Service and the Cross

For even the Son of Man came not to be served but to serve others and to give his life as a ransom for many.” (Matthew 20:28 NLT)

Jesus’ disciples were a needy bunch who the Lord pointed to a life of service epitomized by the Cross as the solution for their needs.

The Mother of the disciples, James and John once asked Jesus a simple question. She asked him if her boys could be at his right and left side when he came into his Kingdom (Matthew 20:20-21. She wasn’t asking much—only that one could be the Assistant Savior and the other the Associate Lord. Only a Jewish Mother could ask such a question.

The other disciples overheard the conversation and were indignant, probably because they also wanted those positions (Matthew 20:24). So, you get the picture, selfishness, resentment, and envy still reigned in the hearts of the men closest to Jesus. How would Jesus address these issues?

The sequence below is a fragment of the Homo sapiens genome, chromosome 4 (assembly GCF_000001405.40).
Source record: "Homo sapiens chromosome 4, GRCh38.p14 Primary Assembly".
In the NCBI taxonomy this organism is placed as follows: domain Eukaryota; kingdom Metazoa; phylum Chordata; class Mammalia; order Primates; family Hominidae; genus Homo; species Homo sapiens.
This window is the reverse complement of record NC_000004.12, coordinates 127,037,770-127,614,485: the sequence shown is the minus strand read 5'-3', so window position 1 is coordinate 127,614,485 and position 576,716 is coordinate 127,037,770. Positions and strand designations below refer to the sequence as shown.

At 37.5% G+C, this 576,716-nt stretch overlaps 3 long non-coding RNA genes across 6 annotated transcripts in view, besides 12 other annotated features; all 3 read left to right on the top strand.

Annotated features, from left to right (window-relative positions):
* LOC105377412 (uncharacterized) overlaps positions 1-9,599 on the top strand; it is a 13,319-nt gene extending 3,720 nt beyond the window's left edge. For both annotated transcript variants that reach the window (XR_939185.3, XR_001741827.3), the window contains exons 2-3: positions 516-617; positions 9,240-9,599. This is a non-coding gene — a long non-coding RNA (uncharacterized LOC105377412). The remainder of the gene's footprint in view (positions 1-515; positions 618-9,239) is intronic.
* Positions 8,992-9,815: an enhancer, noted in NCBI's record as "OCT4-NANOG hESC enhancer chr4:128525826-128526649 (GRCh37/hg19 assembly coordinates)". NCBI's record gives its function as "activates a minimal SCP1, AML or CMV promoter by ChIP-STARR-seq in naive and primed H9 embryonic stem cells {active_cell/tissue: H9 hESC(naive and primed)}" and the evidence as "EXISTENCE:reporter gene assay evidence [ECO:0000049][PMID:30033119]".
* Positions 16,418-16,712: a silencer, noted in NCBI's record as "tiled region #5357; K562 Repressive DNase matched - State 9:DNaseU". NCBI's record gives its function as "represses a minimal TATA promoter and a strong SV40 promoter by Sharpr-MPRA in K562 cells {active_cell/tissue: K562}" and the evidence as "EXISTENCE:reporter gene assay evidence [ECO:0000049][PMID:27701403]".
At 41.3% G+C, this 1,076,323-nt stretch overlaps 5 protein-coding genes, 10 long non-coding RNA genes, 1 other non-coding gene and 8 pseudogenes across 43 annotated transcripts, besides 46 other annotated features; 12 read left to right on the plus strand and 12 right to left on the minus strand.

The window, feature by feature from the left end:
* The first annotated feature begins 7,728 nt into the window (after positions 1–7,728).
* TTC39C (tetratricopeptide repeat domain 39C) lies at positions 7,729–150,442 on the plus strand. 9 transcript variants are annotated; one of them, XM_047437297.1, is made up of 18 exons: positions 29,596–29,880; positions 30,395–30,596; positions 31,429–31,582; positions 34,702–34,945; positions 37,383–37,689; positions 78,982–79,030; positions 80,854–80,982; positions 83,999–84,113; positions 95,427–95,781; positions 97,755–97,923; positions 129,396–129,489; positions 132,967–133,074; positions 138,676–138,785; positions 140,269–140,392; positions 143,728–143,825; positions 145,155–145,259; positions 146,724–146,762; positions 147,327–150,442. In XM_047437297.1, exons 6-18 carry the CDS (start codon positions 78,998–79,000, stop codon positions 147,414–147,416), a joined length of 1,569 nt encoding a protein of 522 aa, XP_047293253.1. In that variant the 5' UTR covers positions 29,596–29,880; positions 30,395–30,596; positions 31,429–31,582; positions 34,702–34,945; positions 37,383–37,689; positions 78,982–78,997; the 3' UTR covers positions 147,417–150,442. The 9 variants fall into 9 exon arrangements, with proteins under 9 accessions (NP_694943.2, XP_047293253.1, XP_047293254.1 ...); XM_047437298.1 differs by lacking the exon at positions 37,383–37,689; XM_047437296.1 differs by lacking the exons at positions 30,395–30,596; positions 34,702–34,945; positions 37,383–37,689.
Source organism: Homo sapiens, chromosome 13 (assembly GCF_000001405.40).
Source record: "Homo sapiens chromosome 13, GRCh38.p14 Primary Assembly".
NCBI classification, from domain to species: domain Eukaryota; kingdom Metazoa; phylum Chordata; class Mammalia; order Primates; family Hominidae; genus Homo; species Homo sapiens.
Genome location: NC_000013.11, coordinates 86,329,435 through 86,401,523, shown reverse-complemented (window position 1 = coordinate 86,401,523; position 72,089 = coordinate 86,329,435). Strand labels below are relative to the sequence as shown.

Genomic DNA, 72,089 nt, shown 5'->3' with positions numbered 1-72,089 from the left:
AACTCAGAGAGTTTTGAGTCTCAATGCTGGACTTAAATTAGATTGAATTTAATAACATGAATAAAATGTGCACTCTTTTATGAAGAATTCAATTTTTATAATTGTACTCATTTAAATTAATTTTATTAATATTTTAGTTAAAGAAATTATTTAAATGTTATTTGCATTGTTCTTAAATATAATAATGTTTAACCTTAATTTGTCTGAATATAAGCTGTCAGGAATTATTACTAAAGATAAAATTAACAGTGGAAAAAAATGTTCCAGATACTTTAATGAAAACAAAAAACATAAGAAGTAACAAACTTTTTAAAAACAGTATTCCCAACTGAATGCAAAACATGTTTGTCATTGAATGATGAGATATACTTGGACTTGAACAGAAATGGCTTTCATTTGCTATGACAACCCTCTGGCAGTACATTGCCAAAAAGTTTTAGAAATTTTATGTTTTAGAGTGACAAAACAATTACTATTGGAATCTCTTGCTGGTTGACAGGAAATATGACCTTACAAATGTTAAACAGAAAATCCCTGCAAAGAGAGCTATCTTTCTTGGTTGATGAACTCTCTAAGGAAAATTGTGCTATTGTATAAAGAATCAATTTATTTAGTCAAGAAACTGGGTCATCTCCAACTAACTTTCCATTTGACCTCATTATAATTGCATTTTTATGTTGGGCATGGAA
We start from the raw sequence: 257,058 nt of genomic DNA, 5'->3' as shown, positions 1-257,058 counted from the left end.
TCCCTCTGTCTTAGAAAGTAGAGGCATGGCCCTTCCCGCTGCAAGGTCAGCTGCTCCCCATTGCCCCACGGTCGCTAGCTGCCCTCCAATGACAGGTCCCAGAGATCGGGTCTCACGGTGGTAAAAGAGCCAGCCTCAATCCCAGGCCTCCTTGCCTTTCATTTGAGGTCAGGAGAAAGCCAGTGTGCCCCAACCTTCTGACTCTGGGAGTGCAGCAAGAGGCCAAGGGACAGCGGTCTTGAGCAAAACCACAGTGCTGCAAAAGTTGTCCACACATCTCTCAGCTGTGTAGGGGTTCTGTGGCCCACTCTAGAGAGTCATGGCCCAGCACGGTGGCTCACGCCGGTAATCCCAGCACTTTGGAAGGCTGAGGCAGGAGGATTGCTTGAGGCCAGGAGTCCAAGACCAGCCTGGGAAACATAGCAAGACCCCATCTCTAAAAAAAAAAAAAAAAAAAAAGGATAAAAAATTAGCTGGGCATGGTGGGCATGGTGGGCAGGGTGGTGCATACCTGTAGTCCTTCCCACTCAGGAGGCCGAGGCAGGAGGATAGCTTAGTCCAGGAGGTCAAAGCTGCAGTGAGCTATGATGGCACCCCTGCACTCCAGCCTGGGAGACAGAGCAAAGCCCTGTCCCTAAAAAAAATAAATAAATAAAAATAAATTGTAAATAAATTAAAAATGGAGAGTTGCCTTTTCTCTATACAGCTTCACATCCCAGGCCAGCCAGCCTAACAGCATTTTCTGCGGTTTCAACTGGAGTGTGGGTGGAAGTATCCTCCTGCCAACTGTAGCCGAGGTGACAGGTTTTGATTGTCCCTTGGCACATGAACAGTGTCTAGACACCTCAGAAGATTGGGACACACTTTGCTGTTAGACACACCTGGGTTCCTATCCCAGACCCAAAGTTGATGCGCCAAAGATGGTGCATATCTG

In our scriptural reference, he pointed them to a life of service that would begin and end with the Cross. The Cross was the ultimate act of service. Discipleship happens when we take up our cross and follow him. There is always a sacrificial aspect to service. When Jesus was performing many miracles or feeding the multitudes, he had the masses following him—when he started talking about cross-bearing, many turned away. Such is still true today.

Jesus did not seem overly concerned about the needy state of his disciples at this time. He knew there was a future event coming that would address the condition of his disciples’ hearts—his death on Mount Calvary. Envy, jealousy, and selfishness are never wished, willed, or even taught away; they only die when nailed to that old, rugged Cross.

The image is used with permission from Microsoft.

Ken Barnes is the author of “Broken Vessels,” published in February 2021, and “The Chicken Farm and Other Sacred Places” published by YWAM Publishing in 2011.

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